OPEC and non-member oil producers are gearing up to extend output cuts on Thursday, possibly by as long as 12 months, to help clear a global stocks overhang and prop up crude prices. The Organization of the Petroleum Exporting Countries is to discuss in Vienna whether to prolong an accord reached in December in which it and 11 non-members agreed to cut oil output by about 1.8 million barrels per day in the first half of 2017. Most OPEC ministers, delegates and the market see a nine-month extension - instead of the initially suggested six months - as the base-case scenario but some countries including Russia have suggested an unusually long duration of 12 months. "I think nine months is most likely," one OPEC delegate said. Four other delegates agreed it was the most probable outcome. OPEC`s de facto leader, Saudi Arabia, and top non-OPEC producer Russia have said cuts need to be extended to speed up market rebalancing and prevent oil prices from sliding back below $50 per barrel. OPEC sources have said the Thursday meeting will also highlight the need for long-term cooperation with non-OPEC producers. The group could also send a message to the market that it will seek to curtail its oil exports, which have not declined as steeply as its production. However, a decision on deeper output cuts is unlikely on Thursday, sources have said. By 0725 GMT, Brent crude was trading up almost 1 percent, above $54.40 a barrel. OPEC`s cuts have helped push oil back above $50 a barrel this year, giving a fiscal boost to producers, many of which rely heavily on energy revenues and have had to burn through foreign-currency reserves to plug holes in their budgets. Oil`s earlier price decline, which started in 2014, forced Russia and Saudi Arabia to tighten their belts and led to unrest in some producing countries including Venezuela and Nigeria. "Russia has an upcoming election and Saudis have the Aramco share listing next year so they will indeed do whatever it takes to support oil prices," said Gary Ross, head of global oil at PIRA Energy, a unit of S&P Global Platts. The price rise this year has spurred growth in the U.S. shale industry, which is not participating in the output deal, thus slowing the market`s rebalancing with global stocks still near record highs. OPEC has a self-imposed goal of bringing stocks down from a record high of 3 billion barrels to their five-year average of 2.7 billion. Algerian Energy Minister Noureddine Boutarfa told Reuters on Wednesday he believed that inventories should normalise by the end of 2017.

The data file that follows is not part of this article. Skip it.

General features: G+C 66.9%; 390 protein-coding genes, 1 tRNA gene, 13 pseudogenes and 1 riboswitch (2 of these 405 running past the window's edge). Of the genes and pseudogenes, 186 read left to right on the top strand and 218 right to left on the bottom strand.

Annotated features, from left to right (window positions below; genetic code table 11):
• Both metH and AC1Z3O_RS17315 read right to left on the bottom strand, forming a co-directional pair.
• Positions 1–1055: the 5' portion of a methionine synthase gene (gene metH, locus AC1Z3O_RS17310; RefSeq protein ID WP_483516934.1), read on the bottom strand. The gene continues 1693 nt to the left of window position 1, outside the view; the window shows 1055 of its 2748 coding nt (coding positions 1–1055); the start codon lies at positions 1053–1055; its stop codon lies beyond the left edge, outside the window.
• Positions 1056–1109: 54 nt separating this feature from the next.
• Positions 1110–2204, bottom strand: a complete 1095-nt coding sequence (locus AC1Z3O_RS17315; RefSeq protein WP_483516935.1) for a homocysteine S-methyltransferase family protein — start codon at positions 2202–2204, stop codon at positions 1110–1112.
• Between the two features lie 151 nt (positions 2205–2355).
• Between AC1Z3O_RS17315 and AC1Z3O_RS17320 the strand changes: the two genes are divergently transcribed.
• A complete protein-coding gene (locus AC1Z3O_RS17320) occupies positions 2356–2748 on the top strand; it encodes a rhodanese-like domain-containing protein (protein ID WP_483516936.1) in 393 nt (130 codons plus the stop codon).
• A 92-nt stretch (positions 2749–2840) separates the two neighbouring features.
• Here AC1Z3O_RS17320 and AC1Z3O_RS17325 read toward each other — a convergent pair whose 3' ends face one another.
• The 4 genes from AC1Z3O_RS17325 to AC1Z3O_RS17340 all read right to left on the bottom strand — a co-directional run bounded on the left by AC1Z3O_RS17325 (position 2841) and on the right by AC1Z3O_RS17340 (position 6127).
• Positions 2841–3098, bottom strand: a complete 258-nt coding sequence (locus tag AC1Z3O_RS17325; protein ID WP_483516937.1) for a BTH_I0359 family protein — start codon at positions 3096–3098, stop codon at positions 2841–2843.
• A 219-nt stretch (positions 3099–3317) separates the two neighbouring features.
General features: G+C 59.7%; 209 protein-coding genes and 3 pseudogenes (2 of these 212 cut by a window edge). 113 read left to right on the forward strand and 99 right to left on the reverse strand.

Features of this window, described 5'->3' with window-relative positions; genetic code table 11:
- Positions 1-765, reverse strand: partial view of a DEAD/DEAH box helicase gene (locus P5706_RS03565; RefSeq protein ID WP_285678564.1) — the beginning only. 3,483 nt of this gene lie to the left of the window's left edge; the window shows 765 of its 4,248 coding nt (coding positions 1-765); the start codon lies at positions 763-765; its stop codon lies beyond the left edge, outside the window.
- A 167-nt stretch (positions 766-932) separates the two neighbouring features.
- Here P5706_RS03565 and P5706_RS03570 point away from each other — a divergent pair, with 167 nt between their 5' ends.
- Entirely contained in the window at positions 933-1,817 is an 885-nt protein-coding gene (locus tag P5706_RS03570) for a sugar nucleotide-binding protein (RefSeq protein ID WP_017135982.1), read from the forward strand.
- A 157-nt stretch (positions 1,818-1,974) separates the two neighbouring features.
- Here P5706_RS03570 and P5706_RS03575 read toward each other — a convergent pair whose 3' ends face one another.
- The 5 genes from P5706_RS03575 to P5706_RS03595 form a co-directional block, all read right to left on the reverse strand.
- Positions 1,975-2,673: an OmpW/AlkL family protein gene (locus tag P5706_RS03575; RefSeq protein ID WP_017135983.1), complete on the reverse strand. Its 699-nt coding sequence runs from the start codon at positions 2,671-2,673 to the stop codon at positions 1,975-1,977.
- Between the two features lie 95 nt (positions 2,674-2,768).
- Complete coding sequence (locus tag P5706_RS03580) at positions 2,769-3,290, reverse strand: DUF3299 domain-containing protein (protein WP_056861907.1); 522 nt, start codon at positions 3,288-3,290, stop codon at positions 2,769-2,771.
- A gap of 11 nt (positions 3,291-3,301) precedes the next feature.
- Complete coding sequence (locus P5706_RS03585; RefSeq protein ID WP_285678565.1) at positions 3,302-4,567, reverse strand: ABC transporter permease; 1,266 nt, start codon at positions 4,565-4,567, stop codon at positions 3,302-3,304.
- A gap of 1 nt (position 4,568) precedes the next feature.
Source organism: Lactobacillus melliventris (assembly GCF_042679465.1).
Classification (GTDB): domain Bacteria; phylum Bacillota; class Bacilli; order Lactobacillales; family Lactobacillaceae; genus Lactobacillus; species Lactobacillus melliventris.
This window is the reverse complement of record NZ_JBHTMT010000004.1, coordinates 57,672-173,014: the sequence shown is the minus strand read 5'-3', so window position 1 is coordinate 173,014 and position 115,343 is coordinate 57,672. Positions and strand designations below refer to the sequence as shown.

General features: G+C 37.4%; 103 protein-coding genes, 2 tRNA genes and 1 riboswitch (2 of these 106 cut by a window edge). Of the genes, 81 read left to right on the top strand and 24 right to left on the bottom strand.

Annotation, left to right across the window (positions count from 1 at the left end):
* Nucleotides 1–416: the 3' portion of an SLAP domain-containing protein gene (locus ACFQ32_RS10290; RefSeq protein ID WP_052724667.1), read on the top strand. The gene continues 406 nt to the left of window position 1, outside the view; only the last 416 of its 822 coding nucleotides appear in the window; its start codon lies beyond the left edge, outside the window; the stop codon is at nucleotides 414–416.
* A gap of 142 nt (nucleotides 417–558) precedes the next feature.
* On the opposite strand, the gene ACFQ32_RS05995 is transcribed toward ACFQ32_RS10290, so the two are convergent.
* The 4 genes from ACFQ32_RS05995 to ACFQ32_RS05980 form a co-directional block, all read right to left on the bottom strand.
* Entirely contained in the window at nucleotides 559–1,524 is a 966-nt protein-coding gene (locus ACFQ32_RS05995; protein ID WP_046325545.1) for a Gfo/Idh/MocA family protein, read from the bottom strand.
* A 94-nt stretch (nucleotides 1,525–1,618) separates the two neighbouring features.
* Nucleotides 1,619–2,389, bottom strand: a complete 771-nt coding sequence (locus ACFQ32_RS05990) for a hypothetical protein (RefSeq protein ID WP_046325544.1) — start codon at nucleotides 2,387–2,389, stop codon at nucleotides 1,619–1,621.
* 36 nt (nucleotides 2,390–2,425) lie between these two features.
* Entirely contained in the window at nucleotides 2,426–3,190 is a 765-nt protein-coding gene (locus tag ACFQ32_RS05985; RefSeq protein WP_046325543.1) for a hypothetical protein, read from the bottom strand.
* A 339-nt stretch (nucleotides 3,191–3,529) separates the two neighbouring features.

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Twenty-sixteen saw a "dramatic" decline in the number of coal-fired power stations in pre-construction globally. The authors of a new study say there was a 48% fall in planned coal units, with a 62% drop in construction starts. The report, from several green campaign groups, claims changing policies and economic conditions in China and India were behind the decline. However, the coal industry argues the fuel will remain essential to economic growth in Asia for decades to come. Rapid swing Between 2006 and 2016, India and China together accounted for 85% of the coal plants built around the world. But according to the Boom and Bust 2017 report, put together by Greenpeace, the Sierra Club and CoalSwarm, there has been a huge swing away from coal in these two countries in just 12 months. The main causes of the decline are the imposition of restrictive measures by China`s central government - with the equivalent of 600 coal-fired units being put on hold until at least 2020. The Indian go-slow was prompted, according to the authors, by the reluctance of banks to provide funds. Work at 13 locations is currently not going ahead. However, there have also been significant retirements of coal plants in Europe and the US over the past two years, with roughly 120 large units being taken out of commission. "This has been a messy year, and an unusual one," said Ted Nace, director of CoalSwarm. "It`s not normal to see construction frozen at scores of locations, but central authorities in China and bankers in India have come to recognize overbuilding of coal plants as a major waste of resources. "However abrupt, the shift from fossil fuels to clean sources in the power sector is a positive one for health, climate security, and jobs. And by all indications, the shift is unstoppable." The study comes as other groups analyse the potential for investments in coal to become stranded assets if governments continue to restrict CO2 emissions. The International Energy Agency (IEA) says that hundreds of billions of dollars could be at risk. "The decline in new coal plants in Asian countries is truly dramatic, and shows how a perfect storm of factors is simply making coal a bad investment," said Paul Massara, now of North Star Solar but a former CEO of RWE npower. "Growing awareness of the air pollution problems coal causes, the impact of policies to tackle climate change, and the rapid growth and cost-competitiveness of renewable sources of energy, along with emerging battery technologies, are making new coal plants redundant before they are even built," he said. However, the World Coal Association vehemently disagrees. It says the complexity of large infrastructure projects means that until they break ground, it`s no surprise if they don`t go ahead. "Yes, China, is reducing the number of coal-stations but not because it`s transitioning away from coal. Instead, the new dynamics is a signal of a more developed economy," said Benjamin Sporton. "Contrary to the picture being portrayed by certain quarters, China`s climate pledge suggests that coal will continue to be central to its energy solutions, albeit through efficiencies including the use of new coal technologies. "In India`s case, it`s simply not true that renewables are displacing coal. The International Energy Agency has said that India`s coal demand will see the biggest growth over next five years with an annual average growth rate of 5% by 2021. "For these countries, excluding coal from the energy mix is not an option; it is essential for economic growth and critical in securing energy access." According to the authors of the study, the slowdown brings the possibility of keeping global warming under 2 degrees C since pre-industrial times "within feasible reach." However, the study says that much more progress needs to be made to reduce the number of coal-fired plants under development in Vietnam, Indonesia, Turkey, Japan and elsewhere.